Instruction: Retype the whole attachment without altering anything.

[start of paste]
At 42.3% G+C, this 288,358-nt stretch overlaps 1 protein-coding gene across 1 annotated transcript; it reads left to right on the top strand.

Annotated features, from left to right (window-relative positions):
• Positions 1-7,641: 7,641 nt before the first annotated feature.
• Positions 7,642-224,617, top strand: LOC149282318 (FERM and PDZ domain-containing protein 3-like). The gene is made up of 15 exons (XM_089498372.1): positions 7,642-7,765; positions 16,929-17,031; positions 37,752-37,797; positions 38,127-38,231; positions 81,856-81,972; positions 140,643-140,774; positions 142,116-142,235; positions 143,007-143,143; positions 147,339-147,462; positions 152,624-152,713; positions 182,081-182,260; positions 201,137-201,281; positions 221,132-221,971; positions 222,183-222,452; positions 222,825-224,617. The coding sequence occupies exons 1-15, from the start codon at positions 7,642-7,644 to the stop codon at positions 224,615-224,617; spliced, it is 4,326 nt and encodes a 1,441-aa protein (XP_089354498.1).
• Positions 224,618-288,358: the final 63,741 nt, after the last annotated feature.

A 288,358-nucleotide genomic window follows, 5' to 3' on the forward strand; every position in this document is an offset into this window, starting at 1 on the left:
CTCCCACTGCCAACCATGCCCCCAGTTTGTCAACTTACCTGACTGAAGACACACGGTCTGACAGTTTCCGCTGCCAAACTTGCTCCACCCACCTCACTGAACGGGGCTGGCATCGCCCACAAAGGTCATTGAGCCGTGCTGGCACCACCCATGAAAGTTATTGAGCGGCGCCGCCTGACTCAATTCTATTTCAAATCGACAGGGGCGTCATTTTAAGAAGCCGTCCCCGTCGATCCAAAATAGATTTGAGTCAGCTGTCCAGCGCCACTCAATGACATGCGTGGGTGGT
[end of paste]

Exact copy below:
At 42.3% G+C, this 288,358-nt stretch overlaps 1 protein-coding gene across 1 annotated transcript; it reads left to right on the top strand.

Annotated features, from left to right (window-relative positions):
• Positions 1-7,641: 7,641 nt before the first annotated feature.
• Positions 7,642-224,617, top strand: LOC149282318 (FERM and PDZ domain-containing protein 3-like). The gene is made up of 15 exons (XM_089498372.1): positions 7,642-7,765; positions 16,929-17,031; positions 37,752-37,797; positions 38,127-38,231; positions 81,856-81,972; positions 140,643-140,774; positions 142,116-142,235; positions 143,007-143,143; positions 147,339-147,462; positions 152,624-152,713; positions 182,081-182,260; positions 201,137-201,281; positions 221,132-221,971; positions 222,183-222,452; positions 222,825-224,617. The coding sequence occupies exons 1-15, from the start codon at positions 7,642-7,644 to the stop codon at positions 224,615-224,617; spliced, it is 4,326 nt and encodes a 1,441-aa protein (XP_089354498.1).
• Positions 224,618-288,358: the final 63,741 nt, after the last annotated feature.

A 288,358-nucleotide genomic window follows, 5' to 3' on the forward strand; every position in this document is an offset into this window, starting at 1 on the left:
CTCCCACTGCCAACCATGCCCCCAGTTTGTCAACTTACCTGACTGAAGACACACGGTCTGACAGTTTCCGCTGCCAAACTTGCTCCACCCACCTCACTGAACGGGGCTGGCATCGCCCACAAAGGTCATTGAGCCGTGCTGGCACCACCCATGAAAGTTATTGAGCGGCGCCGCCTGACTCAATTCTATTTCAAATCGACAGGGGCGTCATTTTAAGAAGCCGTCCCCGTCGATCCAAAATAGATTTGAGTCAGCTGTCCAGCGCCACTCAATGACATGCGTGGGTGGT